Saving the Wild

The sound of screeching by a back door during Halloween week usually means children in trick-or-treat costumes, but for a Myrtle Creek man, something a whole lot scarier was in the air.

A screech owl, a diminutive member of the owl family Strigidae, had entered into the man’s mud room somehow and was frantically flying from rafter to rafter. Because this man recently had knee surgery, he was incapable of catching the bird himself, so the call went out to Umpqua Wildlife Rescue, a group of volunteers who have been saving the lives of wild animals all across Douglas County for the past 24 years.

For this particular rescue, Peggy Cheatham, the group’s president, donned leather gloves, set up a ladder in the mudroom, and set about to catch the bird with its two foot wingspan. The bird, unfortunately, refused to leave.

After 10 minutes of flying around the rafters, the owl finally tired enough that Cheatham caught it, wrapped it in a towel and placed it in a plastic crate for transfer to her home where she has a clinic with two flight cages that she uses for Umpqua Wildlife Rescue.

“Our mission is to protect and preserve our native wildlife and to assist with orphans and injured wildlife and to return them back to the wild, if at all possible,” Cheatham said.

An owl at the Umpqua Wildlife Rescue

Umpqua Wildlife Rescue has been saving the lives of wild animals for the past 24 years.

Founded in 1988 by Marnie Allbritten, a wildlife rehabilitator and biologist for the Oregon Department of Fish and Wildlife, and Nancy Duncan, a wildlife biologist who worked for the BLM, UWR currently has about 15 active members who take part in the rescue, care and release of wildlife.

“Our organization is an organization of volunteers. There are no paid positions and we do not have a rehab center,” Cheatham said; “We all have our own facilities.”

Individuals wanting to become a full rehabilitator for UWR must also undergo training and testing in order to achieve that status. Rigorous training in order to remain licensed is also required. “The Oregon Department of Fish and Wildlife governs us. They have state regulations, and we have to pass the state test. We have to be licensed, renew annually and have inspections on our facilities,” Cheatham said.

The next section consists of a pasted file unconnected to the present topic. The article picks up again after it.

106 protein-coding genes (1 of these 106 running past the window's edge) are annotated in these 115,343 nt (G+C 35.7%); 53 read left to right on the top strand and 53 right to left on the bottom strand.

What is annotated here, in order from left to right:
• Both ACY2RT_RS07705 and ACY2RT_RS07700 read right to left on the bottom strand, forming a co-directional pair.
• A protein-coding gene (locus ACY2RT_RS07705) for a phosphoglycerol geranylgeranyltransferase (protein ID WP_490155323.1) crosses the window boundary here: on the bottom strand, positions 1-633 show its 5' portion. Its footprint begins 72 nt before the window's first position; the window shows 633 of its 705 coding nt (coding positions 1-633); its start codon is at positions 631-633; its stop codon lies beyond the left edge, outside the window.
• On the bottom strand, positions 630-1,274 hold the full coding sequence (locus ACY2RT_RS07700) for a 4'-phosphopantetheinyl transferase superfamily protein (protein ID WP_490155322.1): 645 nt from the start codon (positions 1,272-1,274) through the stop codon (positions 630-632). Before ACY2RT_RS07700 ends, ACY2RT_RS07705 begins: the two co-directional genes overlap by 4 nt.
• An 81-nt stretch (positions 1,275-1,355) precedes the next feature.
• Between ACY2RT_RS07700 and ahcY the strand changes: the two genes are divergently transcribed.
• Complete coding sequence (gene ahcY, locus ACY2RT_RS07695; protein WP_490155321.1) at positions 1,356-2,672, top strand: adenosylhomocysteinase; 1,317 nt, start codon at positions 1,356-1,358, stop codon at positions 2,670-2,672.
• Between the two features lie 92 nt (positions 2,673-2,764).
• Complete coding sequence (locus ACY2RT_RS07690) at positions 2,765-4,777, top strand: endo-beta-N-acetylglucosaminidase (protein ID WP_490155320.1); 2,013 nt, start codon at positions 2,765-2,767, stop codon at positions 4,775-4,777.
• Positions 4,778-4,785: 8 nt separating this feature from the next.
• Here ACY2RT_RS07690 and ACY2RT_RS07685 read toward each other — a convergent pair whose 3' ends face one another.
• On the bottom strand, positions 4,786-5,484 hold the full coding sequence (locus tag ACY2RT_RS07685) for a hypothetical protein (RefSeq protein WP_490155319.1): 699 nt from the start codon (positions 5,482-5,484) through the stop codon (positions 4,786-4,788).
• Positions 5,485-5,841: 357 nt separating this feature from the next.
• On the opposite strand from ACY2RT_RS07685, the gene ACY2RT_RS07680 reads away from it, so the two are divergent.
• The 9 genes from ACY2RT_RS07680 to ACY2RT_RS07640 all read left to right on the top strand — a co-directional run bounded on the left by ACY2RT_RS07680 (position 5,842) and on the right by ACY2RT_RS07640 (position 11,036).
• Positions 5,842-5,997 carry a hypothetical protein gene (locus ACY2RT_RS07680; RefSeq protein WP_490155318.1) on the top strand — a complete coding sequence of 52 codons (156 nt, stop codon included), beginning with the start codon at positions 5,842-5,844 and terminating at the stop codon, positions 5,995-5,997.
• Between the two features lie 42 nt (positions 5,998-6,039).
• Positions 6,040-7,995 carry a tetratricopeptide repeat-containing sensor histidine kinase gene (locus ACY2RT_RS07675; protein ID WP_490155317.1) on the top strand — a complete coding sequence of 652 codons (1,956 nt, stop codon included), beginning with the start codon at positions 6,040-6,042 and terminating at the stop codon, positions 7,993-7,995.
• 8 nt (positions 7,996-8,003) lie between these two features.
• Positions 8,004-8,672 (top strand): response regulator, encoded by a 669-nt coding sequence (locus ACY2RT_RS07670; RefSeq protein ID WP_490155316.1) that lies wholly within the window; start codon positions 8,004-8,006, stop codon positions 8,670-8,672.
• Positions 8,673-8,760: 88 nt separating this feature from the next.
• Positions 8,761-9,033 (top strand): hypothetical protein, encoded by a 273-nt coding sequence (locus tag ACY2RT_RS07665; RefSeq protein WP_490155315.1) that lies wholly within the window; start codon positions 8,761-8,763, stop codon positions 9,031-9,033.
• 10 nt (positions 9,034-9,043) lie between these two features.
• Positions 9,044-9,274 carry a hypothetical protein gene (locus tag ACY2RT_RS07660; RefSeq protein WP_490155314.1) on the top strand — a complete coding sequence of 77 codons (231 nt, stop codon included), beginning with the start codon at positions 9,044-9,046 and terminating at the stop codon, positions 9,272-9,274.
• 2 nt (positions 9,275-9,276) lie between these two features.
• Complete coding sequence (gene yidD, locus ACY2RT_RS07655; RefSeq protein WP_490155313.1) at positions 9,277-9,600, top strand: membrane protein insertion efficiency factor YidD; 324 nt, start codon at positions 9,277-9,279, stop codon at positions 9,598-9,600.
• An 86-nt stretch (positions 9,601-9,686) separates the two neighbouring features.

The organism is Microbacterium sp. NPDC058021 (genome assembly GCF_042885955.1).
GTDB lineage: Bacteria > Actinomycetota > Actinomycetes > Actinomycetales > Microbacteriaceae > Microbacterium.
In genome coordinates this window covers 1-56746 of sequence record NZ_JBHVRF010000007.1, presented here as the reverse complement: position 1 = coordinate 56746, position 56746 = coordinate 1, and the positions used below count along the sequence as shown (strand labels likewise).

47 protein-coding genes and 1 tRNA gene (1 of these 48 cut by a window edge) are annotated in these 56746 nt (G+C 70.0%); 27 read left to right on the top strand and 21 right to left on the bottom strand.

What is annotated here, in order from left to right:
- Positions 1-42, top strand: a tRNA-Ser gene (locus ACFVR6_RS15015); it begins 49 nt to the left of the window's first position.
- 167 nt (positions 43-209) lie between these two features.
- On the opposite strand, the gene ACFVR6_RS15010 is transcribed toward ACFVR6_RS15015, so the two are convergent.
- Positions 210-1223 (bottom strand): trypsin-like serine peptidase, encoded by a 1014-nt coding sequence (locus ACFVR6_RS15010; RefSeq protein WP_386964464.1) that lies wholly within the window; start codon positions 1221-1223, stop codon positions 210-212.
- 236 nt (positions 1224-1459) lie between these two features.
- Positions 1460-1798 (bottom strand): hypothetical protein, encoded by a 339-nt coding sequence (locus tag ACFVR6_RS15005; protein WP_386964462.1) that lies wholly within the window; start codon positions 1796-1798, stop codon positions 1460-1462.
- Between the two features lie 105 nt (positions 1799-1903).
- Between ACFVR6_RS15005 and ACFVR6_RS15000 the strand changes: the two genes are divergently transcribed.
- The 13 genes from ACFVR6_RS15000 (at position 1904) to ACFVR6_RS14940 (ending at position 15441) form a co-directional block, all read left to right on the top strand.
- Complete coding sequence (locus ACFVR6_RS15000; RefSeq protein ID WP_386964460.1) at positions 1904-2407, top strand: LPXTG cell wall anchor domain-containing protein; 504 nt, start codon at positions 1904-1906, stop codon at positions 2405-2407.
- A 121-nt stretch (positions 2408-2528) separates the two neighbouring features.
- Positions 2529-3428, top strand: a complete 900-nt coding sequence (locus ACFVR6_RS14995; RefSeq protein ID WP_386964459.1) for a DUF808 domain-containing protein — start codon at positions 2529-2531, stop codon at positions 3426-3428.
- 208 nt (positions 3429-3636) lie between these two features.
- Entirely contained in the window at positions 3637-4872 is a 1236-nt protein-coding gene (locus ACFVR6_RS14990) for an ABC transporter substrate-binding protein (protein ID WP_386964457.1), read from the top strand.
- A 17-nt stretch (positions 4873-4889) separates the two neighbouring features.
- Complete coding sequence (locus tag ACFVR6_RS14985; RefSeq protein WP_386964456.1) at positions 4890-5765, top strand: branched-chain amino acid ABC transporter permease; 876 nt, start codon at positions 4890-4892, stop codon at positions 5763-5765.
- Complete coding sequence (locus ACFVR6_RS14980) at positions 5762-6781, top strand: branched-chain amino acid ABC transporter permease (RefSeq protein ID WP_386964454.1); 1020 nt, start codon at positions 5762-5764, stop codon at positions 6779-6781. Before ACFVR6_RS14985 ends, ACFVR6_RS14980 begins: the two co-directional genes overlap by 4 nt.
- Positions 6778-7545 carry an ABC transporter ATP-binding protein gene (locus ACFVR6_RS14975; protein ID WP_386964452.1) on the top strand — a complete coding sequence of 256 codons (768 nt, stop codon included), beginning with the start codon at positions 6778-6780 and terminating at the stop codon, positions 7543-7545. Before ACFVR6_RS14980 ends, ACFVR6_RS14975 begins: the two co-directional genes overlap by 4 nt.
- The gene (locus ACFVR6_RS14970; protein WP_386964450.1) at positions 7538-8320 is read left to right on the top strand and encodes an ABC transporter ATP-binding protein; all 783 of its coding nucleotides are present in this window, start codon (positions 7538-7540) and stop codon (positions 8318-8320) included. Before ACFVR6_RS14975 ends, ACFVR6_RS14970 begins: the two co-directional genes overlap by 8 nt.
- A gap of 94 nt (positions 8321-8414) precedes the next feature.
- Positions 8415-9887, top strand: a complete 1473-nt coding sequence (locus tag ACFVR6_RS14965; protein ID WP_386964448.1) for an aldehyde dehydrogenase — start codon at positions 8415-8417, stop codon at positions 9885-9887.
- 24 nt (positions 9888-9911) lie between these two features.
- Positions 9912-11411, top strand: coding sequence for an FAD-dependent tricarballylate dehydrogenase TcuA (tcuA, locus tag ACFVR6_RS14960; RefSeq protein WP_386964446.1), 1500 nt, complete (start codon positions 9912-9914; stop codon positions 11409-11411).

The ODFW has benefited from the volunteer rescuers. “They are a good group to work with,” Tod Lum of ODFW said, “They are very helpful to us. We are pretty limited and don’t have the facilities here, so they help take a lot of the workload off us and serve a very important function. They give us breathing room.”

Peggy Cheatham

Volunteer Peggy Cheatham is president of Umpqua
Wildlife Rescue. The rescue group teaches a non-credit
class on campus.

Glide resident Tonya Cripps-Starr has twice taken injured animals to UWR. “I admire the devotion and care that they provide to the wildlife. Hopefully, I do not ever have to place another call to them, but if I do, I know that the animals will be receiving quality care from well-qualified and trained rescuers.”

UWR also teaches a non-credit, community-education class on campus at UCC, often with live animals for the students to work with. Anyone who takes the class is eligible to become a non-licensed member of UWR. To achieve full rehabilitator status, further training and testing is required.

“We are on board for this winter. We will start the first Thursday after Valentine’s day, from six to nine p.m.,” Cheatham said; “We run the class for six weeks.”

Cheatham also has this advice for anyone who encounters an injured wild animal: “The first thing you want to do is protect yourself. Don’t get bit. If you get bit by an animal, by law we have to confiscate the animal and kill it to test for rabies, so that animal has lost its life to potentially protect you.”

Cheatham warns those who find an injured animal to take care. “Safety to the handler is the first thing, if you can safely wrap a towel around it, get it in a box, keep it dark, keep it quiet, do not feed it because they have certain diets and you can mess up their system if you feed them. Contact UWR or your Department of Fish and Wildlife or your state police,” she said.

And what will become of the little screech owl? “In a week or so, if all goes well, I will take him back and release him,” Cheatham said.

The Mainstream is a student publication of Umpqua Community College.